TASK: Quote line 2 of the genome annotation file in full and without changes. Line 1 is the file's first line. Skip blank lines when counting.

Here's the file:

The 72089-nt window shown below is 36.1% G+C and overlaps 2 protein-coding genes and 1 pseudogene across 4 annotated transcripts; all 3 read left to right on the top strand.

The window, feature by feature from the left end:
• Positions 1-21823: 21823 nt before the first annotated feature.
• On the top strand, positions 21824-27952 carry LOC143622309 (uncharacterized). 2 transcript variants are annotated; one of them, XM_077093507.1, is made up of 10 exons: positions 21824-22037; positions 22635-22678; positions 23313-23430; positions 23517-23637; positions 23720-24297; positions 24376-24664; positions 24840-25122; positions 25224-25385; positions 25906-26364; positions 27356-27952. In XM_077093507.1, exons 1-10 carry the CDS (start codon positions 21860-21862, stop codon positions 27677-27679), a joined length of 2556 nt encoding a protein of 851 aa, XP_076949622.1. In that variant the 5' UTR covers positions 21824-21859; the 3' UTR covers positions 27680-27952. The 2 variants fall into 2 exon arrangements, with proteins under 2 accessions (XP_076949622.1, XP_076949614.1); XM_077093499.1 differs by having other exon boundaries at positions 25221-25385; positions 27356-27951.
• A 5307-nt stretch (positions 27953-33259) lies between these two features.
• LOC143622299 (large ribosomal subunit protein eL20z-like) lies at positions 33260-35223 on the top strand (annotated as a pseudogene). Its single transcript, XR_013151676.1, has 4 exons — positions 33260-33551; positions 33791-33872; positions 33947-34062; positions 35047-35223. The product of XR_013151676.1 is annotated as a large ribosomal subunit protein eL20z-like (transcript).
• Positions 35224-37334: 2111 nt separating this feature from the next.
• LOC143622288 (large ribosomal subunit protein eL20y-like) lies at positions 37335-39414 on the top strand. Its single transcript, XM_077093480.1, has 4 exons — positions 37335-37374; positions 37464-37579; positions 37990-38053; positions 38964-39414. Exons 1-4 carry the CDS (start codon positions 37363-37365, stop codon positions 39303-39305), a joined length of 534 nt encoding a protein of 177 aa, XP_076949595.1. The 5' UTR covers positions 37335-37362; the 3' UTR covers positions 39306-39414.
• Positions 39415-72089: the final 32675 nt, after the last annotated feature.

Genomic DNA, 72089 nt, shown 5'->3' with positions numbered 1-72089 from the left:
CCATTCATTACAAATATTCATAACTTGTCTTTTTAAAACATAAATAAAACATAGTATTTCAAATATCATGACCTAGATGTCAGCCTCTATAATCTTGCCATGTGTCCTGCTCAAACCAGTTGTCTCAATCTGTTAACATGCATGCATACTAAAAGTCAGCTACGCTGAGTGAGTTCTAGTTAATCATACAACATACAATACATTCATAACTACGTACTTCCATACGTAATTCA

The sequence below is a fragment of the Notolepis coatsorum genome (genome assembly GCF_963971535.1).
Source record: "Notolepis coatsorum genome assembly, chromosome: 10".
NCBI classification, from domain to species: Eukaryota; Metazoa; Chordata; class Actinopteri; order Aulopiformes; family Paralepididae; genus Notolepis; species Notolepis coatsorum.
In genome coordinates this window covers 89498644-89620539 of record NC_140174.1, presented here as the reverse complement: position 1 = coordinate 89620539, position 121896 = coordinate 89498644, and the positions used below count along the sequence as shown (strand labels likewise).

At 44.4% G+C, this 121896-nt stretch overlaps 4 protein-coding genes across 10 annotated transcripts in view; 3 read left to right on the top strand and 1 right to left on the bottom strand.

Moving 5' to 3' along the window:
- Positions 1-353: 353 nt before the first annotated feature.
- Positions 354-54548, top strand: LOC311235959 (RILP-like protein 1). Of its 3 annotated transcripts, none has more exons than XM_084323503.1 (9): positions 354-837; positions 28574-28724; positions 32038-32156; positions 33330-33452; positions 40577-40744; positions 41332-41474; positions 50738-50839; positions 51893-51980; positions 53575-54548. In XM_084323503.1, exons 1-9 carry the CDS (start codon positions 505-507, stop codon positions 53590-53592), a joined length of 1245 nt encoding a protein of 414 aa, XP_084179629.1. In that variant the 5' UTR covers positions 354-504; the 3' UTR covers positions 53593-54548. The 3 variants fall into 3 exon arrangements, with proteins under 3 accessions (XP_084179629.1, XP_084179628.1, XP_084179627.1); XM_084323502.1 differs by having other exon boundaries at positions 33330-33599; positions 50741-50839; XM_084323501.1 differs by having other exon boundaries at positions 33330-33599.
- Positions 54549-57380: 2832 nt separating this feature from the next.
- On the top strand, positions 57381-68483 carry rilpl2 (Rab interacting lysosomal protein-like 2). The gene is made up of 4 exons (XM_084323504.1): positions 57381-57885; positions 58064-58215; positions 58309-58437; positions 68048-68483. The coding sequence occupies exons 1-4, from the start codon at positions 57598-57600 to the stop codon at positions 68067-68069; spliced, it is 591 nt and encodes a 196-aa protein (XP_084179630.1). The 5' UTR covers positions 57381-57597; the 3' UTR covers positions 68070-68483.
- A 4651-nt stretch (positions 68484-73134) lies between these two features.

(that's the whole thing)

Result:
The window, feature by feature from the left end: